Power

There often seems to be confusion between the concept of energy and the concept of power. This problem is exacerbated when we talk about units of both magnitudes. Therefore, we dedicate this post to clarify these aspects.

First, we define power as the relationship between energy and time,

The unit of measurement of power is the Watt (W), which corresponds to the power required to exchange the energy of one Joule with a system in one second. Its multiples are the kilowatt (1 kW = 1,000 W) and the megawatt (1 MW = 1,000,000 W).

For example, a 50kW boiler is capable of transferring 50kJ to the water that passes through it every second. Similarly, if the insulation of a wall allows 30J to pass through every second, we say that it has losses of 30W. Obviously, a system is in equilibrium when its energy does not change, that is, when the sum of incoming and outgoing powers is zero.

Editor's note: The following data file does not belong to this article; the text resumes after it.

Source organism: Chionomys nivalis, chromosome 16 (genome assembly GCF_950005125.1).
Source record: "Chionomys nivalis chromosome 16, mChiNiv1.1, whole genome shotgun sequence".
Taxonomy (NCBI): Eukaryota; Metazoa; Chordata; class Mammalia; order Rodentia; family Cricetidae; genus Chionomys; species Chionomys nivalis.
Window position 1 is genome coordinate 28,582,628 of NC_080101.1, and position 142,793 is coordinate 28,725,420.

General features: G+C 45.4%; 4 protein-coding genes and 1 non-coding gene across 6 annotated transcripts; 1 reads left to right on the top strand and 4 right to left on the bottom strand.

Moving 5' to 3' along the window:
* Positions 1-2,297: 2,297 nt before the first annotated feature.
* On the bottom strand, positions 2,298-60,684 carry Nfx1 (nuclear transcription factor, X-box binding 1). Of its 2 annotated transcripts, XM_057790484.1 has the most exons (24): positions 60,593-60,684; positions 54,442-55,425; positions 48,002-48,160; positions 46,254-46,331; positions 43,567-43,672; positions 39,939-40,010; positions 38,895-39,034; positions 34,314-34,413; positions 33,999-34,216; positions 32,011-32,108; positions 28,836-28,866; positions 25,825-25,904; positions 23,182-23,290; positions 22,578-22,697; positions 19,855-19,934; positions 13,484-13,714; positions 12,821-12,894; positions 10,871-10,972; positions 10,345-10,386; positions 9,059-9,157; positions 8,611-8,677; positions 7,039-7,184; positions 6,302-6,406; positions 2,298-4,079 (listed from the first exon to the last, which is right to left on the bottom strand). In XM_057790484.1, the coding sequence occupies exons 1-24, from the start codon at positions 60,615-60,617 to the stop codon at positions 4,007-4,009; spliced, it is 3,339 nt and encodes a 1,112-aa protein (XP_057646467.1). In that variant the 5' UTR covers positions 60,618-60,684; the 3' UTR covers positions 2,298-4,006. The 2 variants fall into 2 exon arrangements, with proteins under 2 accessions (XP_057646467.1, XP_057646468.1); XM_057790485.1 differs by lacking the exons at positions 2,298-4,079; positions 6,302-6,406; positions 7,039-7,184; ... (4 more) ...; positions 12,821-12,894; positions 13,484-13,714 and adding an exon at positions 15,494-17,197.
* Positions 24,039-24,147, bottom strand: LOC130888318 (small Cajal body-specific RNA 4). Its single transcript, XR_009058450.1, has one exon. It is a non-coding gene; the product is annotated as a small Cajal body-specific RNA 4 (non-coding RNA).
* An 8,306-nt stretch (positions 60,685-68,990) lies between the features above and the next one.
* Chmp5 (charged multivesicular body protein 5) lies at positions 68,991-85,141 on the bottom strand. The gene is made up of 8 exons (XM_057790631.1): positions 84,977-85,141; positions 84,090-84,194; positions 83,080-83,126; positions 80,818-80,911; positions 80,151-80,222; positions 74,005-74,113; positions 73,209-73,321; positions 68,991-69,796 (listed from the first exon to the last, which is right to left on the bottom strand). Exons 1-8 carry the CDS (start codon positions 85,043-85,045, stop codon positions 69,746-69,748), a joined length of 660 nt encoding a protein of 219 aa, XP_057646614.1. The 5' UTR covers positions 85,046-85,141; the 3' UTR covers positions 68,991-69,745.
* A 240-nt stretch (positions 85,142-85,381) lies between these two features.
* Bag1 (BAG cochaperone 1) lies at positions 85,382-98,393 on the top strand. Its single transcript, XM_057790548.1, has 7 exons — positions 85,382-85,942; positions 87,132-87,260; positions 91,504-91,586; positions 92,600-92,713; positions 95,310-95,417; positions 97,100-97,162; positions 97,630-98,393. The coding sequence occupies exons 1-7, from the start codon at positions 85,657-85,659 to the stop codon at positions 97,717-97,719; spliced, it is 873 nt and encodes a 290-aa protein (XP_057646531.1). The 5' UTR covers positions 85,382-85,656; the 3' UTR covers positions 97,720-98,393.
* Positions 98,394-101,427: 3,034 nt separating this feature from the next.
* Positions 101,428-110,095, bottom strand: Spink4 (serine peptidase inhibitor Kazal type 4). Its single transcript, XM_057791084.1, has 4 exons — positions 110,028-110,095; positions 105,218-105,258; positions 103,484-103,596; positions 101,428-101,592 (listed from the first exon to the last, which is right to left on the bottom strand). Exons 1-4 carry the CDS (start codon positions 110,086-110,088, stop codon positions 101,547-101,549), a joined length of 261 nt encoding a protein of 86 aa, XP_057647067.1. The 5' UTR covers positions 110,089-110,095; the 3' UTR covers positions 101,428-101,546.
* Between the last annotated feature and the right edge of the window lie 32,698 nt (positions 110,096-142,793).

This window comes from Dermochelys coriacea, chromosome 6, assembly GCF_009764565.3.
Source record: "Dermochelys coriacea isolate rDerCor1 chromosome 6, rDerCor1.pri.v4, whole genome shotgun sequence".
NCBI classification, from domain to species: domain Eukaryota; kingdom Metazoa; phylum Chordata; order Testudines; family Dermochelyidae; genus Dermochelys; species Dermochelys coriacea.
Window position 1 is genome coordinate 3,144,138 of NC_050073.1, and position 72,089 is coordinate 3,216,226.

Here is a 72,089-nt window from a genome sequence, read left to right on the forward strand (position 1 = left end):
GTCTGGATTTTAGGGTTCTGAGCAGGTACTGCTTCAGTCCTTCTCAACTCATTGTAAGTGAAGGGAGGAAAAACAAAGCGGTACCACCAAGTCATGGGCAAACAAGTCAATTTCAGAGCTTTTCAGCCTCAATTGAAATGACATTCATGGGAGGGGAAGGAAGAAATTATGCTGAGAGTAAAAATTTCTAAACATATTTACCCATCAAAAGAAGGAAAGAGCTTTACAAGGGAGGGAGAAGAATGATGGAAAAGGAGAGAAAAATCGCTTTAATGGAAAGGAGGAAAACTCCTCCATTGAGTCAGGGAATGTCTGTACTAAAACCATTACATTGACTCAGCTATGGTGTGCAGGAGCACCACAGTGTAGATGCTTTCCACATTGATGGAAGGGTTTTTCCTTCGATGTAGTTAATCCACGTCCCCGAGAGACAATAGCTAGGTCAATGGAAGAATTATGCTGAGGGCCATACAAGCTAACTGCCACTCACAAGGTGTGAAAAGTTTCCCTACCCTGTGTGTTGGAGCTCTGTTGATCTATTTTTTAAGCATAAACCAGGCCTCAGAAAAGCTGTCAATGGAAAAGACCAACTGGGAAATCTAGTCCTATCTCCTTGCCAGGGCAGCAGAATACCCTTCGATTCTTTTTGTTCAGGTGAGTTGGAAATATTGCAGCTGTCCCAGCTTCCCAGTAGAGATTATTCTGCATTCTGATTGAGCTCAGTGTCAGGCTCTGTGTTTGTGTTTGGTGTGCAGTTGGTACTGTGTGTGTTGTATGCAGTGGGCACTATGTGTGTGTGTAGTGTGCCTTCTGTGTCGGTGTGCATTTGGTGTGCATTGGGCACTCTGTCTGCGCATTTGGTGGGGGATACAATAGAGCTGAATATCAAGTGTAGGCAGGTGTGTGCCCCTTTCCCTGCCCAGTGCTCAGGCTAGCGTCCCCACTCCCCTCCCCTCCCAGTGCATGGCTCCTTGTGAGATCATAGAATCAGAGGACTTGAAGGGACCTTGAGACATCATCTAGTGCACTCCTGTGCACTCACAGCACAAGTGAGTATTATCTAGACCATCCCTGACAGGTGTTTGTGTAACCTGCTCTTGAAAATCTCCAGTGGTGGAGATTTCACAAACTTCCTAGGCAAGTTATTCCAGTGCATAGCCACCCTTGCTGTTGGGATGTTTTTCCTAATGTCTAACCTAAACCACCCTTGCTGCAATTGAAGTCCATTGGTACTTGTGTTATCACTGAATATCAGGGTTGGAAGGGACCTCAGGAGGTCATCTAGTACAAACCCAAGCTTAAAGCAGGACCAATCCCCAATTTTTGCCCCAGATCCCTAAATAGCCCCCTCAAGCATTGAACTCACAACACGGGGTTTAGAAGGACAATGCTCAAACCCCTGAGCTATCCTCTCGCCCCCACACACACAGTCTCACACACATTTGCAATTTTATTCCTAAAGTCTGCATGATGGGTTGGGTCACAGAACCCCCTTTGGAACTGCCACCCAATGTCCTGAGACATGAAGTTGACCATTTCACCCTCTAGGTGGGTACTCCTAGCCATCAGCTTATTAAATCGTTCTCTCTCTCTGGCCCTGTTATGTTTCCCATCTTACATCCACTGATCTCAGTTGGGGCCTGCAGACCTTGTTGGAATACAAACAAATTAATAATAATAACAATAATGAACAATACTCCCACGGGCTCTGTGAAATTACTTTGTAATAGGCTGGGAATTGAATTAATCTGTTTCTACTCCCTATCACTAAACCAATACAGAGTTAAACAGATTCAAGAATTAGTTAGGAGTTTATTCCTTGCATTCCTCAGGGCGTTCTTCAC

Much of the confusion between both concepts is due to the use of the term kilowatt hour. This is a unit of energy (not power), which corresponds to the energy resulting from maintaining a power of one kilowatt for one hour, that is, 3,600 seconds. Therefore 1 kWh = 3,600 kJ.

The use of this unit was introduced to simplify certain calculations. For example, the previous 50 kW boiler, operating for one hour, will provide the water with an energy of 50 kWh. If I store these 50 kWh in an insulated tank, and later consume it with a power of 10 kW, it will take 5 hours to deplete the energy of the system.

As can be seen, the relationship between power and energy is simple, and the correct choice of units simplifies the calculations, as long as it is done properly.